Planet the Size of Uranus Might Be Trapped in Our Solar System’s Outskirts

According to a recent study featured in The Independent, astronomers predict that there could be alien planets as large as Jupiter or Uranus lurking in the distant fringes of our solar system, beyond the proposed location of the hypothetical Planet X.

These planets, originating from outside our solar system, could be ensnared within the Oort Cloud. This hypothetical boundary of our solar system is envisaged as a shell of debris marking the gravitational limit of the Sun and its planets.

The researchers, including a team from the French National Centre for Scientific Research (CNRS), believe that there could be a greater number of interstellar objects in this remote region of the solar system than initially anticipated.

To investigate this, the scientists employed complex computer simulations to understand how solar systems could eject large planets and how another planetary system might capture such a wandering “orphan” planet. It appears that a delicate balance of energy is required for this process – a certain threshold of kinetic energy is needed for a planet to escape the gravitational pull of its original star, and a significant amount of energy is also required for another star system to capture it.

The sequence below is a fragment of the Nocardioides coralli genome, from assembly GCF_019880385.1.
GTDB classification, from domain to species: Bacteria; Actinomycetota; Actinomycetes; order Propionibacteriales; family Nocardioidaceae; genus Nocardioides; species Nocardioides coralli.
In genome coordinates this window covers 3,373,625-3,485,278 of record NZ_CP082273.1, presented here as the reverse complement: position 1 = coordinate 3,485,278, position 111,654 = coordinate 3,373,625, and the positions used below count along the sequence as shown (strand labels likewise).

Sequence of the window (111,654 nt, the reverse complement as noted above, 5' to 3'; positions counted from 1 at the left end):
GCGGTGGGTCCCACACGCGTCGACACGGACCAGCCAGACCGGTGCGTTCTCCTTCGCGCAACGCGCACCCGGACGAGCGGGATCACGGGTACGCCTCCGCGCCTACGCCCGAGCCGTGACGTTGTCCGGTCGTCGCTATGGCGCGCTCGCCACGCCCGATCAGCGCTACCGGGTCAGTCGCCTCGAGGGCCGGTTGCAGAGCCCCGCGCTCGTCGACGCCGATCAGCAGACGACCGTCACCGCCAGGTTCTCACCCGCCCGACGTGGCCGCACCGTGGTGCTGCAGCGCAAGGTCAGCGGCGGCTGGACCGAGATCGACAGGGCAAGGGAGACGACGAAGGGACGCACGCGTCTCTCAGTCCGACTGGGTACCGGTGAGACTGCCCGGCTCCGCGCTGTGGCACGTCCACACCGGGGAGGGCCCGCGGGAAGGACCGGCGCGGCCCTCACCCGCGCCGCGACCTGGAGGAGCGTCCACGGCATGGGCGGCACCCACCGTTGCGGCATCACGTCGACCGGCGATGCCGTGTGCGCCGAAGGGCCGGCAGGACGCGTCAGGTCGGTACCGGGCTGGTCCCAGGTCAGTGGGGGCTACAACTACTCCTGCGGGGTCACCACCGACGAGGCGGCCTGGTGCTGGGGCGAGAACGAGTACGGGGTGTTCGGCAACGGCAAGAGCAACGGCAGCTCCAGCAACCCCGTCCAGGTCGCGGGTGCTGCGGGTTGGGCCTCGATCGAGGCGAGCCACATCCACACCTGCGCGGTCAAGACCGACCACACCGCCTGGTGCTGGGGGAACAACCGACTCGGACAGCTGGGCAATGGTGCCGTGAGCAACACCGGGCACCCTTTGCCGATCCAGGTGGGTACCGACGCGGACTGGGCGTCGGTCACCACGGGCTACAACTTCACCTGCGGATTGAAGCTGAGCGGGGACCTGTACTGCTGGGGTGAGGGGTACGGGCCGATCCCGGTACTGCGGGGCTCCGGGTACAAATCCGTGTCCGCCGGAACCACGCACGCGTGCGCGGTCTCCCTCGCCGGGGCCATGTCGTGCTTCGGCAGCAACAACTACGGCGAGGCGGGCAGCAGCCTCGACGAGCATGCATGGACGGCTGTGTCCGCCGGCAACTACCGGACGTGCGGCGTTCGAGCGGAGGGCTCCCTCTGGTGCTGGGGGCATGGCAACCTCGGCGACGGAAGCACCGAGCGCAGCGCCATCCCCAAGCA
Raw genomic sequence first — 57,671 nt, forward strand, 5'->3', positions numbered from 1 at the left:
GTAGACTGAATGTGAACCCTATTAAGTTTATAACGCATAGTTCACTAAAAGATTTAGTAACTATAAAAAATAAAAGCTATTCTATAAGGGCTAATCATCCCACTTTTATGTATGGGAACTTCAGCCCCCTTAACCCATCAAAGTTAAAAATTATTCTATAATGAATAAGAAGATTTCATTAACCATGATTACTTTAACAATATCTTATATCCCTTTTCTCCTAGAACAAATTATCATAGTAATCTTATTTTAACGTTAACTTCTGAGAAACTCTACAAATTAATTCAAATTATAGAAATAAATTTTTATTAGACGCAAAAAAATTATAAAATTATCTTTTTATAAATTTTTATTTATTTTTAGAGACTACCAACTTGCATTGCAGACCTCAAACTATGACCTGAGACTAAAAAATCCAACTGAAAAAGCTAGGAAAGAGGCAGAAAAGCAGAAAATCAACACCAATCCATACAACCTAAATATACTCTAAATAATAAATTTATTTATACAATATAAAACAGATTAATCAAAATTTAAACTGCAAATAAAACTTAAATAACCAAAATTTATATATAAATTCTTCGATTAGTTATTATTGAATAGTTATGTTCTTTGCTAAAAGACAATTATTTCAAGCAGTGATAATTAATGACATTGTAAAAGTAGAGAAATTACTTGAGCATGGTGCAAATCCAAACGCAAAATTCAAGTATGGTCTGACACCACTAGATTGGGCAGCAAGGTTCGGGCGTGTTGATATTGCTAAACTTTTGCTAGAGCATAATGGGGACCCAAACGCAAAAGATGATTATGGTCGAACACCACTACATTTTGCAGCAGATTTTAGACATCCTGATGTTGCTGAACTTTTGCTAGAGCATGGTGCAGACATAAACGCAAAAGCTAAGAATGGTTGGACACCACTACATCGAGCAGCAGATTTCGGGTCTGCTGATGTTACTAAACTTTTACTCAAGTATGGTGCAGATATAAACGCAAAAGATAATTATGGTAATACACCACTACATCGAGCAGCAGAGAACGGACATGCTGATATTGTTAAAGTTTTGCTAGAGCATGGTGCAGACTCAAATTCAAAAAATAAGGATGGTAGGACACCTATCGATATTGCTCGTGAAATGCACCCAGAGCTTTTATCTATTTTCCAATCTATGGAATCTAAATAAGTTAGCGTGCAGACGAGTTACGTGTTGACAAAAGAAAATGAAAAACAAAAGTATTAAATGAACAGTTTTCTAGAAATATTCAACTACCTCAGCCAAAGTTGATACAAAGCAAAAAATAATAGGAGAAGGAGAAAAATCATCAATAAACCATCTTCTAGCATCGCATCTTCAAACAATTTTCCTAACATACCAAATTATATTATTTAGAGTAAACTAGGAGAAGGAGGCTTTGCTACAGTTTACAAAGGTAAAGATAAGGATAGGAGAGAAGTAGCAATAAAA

The simulations indicate that a tiny fraction of such celestial encounters could result in a star’s gravitational field ensnaring a castaway “orphan” planet, essentially adopting it.

This type of capture is more probable when such a planet drifts near to the outer edge Oort Cloud of a star system. Considering that up to a tenth of a star’s original planets are likely to be thrown into deep space, the scientists estimate that there is a 7% chance of our solar system harboring an ice giant planet, similar to Uranus, within the Oort Cloud.

While these estimates suggest that “one in every 200-3000 stars could host an Oort cloud planet,” the researchers caution that this is likely an overestimate. It does not consider the instabilities that occur in the early stages of a solar system that could impact its star birth cluster or the stripping away of planets by passing stars.

The analysis suggests that the planets potentially located at the edge of our Solar System within the Oort Cloud are more likely to have been captured from interstellar space rather than being an offspring of the Sun. As scientists continue to explore the outer reaches of our solar system, these findings could radically alter our understanding of our own cosmic neighbourhood.